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Download a PDF of another article about Jakarta by Sally in Travel & Living

Although not native to south-east Asia, corn is always popular and and it's an easy and healthy snack, especially when it comes ready-wrapped like this. 

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One of the most difficult things when eating in another country is decoding the different names of dishes. Fortunately street vendors often thoughtfully provide a picture on their signs. Even if they don't, you can usually get an idea by looking at the ingredients laid out ready to go - and if all that fails, wait until a local orders and watch carefully how the dish is prepared. Less risky, as far as tummy troubles go, is to only order food that is cooked at a high heat to order.

Here pisang roti bakar means banana bread, toasted, or is that banana and toast? That's half the fun, isn't it?

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Nasi Goreng is as close to a national dish as you can get in Indonesia. It is simply fried rice, usually topped with a fried egg. Nasi means rice, goreng is fried. Kampoeng  is 'village', ayam means chicken - see how easy it is? Kambing is goat, campur means 'to mix'. Udang are prawns, and no, Pete is not the cook's name - pete refers to those long green rather whiffy beans, pictured earlier.

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Baso (or bakso) is a meatball - meat, fish, whatever the cook decides to use – often served in a broth. Tahu is tofu. Risoles are not meat patties (rissoles) here they are pancake like spring rolls with a savoury filling.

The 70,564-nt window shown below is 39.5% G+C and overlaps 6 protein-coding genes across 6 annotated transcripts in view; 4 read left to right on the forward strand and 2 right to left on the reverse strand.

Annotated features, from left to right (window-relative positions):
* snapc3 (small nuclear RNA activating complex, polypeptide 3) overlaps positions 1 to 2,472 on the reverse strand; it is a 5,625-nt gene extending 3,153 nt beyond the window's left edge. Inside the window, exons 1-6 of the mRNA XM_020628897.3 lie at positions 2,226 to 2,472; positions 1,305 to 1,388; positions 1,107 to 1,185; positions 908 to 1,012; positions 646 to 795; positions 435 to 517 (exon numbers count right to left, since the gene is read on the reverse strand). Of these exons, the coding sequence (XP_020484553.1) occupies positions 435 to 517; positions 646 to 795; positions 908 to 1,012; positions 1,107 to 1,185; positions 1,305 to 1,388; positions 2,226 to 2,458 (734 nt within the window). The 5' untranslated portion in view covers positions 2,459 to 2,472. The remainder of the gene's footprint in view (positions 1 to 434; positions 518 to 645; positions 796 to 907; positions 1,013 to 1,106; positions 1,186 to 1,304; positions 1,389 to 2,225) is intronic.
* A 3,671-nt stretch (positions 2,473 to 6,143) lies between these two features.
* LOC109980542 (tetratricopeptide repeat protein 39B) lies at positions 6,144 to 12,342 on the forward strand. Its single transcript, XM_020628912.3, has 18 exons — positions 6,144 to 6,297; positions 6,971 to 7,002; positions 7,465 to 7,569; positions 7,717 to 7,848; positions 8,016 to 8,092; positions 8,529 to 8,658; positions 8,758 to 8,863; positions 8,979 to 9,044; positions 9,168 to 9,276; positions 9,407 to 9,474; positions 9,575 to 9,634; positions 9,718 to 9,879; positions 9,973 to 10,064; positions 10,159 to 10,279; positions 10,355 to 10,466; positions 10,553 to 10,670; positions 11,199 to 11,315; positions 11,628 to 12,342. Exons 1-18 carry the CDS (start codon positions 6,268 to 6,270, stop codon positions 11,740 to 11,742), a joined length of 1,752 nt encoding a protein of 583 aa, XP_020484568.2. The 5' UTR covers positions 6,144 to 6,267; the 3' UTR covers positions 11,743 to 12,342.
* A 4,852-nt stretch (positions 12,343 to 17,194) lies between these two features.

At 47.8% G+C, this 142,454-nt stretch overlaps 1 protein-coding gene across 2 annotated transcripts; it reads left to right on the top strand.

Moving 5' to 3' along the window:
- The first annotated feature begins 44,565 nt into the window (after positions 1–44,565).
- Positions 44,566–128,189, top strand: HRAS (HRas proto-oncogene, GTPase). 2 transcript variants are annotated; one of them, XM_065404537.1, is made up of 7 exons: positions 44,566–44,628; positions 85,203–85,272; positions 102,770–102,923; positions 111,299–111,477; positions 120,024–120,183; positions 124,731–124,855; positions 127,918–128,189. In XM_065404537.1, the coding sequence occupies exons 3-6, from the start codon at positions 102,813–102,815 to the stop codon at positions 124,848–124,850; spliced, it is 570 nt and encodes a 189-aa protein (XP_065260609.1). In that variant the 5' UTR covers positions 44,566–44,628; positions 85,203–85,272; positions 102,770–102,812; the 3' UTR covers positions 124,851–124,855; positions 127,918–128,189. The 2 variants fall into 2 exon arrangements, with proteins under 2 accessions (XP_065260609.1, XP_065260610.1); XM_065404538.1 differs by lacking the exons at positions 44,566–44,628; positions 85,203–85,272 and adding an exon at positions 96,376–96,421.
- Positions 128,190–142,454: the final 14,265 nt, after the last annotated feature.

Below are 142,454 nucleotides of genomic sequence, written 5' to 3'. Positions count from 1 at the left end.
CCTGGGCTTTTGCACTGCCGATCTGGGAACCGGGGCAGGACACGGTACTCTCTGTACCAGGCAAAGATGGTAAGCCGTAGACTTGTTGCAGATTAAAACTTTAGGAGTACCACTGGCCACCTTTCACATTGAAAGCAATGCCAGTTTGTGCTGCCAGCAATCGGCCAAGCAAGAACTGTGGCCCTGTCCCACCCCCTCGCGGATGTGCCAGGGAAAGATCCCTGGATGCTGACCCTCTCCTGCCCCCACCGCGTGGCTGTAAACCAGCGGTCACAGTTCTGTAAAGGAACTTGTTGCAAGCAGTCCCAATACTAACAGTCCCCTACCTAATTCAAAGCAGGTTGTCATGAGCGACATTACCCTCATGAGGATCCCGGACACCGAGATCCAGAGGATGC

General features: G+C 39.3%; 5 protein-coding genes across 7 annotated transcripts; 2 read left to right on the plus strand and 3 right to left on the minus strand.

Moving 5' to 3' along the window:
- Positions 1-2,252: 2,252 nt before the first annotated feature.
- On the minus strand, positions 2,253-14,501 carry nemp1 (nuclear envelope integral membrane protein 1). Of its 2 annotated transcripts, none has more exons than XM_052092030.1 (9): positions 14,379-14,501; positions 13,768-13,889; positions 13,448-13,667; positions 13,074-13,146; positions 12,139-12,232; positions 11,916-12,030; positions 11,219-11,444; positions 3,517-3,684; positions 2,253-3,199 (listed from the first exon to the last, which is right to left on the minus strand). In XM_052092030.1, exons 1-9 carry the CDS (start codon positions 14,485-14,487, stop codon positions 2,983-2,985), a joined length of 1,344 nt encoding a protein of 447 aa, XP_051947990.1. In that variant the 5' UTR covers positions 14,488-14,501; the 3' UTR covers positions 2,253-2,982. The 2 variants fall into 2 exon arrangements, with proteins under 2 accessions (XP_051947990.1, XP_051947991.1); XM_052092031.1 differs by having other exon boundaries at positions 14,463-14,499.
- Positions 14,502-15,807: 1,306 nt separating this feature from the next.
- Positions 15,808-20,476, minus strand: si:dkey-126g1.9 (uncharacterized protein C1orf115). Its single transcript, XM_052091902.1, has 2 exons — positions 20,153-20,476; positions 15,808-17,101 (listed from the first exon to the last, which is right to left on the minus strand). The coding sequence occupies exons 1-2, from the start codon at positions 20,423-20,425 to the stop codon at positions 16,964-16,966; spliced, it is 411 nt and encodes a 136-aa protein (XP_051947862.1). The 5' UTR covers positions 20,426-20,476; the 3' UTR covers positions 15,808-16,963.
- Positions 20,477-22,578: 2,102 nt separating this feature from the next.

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And as you can see baso is very popular! It's the laksa of Indonesia, its pho, translated to this country's menu. Nutritious, full of flavour, satisfying.

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The main square of Old Batavia is the perfect place for hawkers to set up their stalls (warung), usually built on wheels so they can ride home at the end of a long day. Transport and employment in one! Although some have handles like a wheelbarrow, in which case they need to be dragged somewhere and kept safely.

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Eggs (telur) are a valuable source of protein

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And some stalls have a range of dishes. See if you can translate them.

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These are duck eggs and the vendor (below) assured us that this is served at New Year. Kerak Telor is a dish from the Betawi people of Jakarta – a traditional spicy omelette made from chicken or duck eggs mixed with rice and spice, and served with a coconut. It is considered as a snack and not as a main dish,  served from hawker's carts and commonly popular during the annual Jakarta Fair.

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What's your favourite Indonesian dish? Where did you eat it?